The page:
10. There’s no crying in drying – You won’t save time with dryerating grain but you will save some of that money! You can cut costs by as much of 25% or more. What’s best is that you don’t necessarily need more grain equipment, just a strong will because that means there’s a way! Find out more here.

 

 

 

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Call Your Senator – Get Section 179 Restored!

179_blogThe current limit for Section 179 is $25,000. In years past, this limit has been restored last-minute but only with the actions of our senators. Read below to find out more about Section 179 and what you need to do to get the amount raised.

Quick facts about Section 179

  • Section 179 is a tax code created to help businesses. By allowing businesses to deduct the full amount of the purchase price of equipment (up to certain limits), Section 179 is a fantastic incentive for businesses to purchase, finance or lease equipment this year.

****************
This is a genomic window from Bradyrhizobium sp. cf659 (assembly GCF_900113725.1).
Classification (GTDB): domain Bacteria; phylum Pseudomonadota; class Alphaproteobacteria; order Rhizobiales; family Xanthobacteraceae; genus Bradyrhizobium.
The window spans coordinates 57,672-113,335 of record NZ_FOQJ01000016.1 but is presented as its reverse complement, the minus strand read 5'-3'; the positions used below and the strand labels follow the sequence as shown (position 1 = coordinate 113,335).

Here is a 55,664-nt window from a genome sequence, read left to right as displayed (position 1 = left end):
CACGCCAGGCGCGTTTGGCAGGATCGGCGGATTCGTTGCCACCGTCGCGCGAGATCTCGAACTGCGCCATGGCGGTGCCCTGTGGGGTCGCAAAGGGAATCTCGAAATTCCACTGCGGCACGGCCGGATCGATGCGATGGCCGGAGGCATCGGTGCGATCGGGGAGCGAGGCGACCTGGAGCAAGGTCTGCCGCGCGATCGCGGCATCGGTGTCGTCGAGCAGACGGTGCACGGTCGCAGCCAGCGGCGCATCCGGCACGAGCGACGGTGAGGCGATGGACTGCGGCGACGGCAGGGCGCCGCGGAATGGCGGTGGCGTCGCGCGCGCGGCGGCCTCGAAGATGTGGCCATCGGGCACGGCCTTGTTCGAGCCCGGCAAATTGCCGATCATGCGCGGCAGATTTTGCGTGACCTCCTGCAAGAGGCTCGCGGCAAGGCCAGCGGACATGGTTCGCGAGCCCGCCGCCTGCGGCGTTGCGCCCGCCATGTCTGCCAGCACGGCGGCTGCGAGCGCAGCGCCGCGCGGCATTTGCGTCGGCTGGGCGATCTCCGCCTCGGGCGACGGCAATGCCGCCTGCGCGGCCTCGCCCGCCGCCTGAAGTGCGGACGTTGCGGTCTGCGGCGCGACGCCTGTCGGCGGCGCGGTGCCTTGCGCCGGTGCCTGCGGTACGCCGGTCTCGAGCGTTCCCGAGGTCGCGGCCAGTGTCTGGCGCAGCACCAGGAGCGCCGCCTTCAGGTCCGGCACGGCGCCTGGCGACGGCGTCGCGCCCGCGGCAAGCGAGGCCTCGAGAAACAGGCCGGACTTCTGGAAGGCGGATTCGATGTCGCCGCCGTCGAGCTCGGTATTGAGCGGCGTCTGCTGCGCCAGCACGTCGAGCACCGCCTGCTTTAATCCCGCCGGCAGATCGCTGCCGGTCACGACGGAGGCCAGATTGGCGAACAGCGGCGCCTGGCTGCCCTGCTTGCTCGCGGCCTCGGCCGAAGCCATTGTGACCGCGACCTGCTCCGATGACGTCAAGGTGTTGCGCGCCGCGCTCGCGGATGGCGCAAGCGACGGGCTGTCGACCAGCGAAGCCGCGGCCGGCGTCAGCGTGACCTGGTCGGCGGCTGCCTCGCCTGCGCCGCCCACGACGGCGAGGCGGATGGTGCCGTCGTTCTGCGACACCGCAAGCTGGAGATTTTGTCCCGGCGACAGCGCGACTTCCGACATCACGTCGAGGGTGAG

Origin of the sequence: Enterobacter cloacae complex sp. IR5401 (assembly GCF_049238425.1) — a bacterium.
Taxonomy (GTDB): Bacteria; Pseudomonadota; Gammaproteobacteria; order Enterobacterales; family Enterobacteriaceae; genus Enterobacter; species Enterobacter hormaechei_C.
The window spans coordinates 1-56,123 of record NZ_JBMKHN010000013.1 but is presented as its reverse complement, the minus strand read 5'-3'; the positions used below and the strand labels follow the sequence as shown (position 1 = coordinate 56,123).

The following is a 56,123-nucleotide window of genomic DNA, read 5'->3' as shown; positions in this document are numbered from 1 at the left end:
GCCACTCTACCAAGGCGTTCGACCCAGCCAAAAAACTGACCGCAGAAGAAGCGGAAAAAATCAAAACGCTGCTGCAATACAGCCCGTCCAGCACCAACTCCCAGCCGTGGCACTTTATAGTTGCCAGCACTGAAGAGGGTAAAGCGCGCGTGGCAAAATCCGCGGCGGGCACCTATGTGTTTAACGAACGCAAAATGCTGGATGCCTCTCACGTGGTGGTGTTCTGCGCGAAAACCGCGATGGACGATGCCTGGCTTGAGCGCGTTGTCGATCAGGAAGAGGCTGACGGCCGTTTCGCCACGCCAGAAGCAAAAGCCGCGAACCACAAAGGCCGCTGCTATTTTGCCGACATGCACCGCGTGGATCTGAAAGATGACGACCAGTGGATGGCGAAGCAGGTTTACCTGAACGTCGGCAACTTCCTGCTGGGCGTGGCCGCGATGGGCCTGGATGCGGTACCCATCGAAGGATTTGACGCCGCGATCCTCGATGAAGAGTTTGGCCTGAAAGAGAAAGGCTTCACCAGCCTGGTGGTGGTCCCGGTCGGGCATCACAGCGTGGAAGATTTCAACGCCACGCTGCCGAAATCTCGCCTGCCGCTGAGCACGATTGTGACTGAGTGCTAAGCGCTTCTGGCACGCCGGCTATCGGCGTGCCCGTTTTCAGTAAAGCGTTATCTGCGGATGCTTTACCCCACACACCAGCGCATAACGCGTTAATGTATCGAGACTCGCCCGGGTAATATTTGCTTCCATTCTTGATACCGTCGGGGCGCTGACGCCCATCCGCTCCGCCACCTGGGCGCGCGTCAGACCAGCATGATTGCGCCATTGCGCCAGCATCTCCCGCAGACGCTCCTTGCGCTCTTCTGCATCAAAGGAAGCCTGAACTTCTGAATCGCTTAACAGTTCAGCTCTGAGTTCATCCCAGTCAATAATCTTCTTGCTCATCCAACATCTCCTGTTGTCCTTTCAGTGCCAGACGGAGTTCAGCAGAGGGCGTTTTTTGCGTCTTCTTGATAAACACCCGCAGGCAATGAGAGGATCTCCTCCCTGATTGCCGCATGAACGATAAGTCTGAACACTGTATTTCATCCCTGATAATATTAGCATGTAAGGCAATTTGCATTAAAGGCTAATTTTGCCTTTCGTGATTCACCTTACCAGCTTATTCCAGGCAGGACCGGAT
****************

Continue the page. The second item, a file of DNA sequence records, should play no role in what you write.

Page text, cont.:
• Section 179 is valid on most types of equipment. There is little sense in allowing a deduction on only obscure equipment, so Section 179 is aimed at general business equipment as well as off-the-shelf software. If you use it in your business, it probably qualifies. See a list of qualifying Section 179 equipment.
  • Section 179 can greatly help your bottom line. By deducting the full cost, you lower the amount you pay for equipment and/or software substantially. And these benefits can be further expanded if you choose tolease or finance your equipment & software.
  • Section 179 is simple to use. All you need to do is buy (or lease) the equipment, and use a special IRS form. That’s it. Details here.
  • Section 179 enhancements typically expire at year’s end. The various Stimulus Acts over the past few years have included special provisions for Section 179 and Bonus Depreciation, and greatly increased the limits on how much businesses could deduct. But the enhancements usually expire at the end of the year.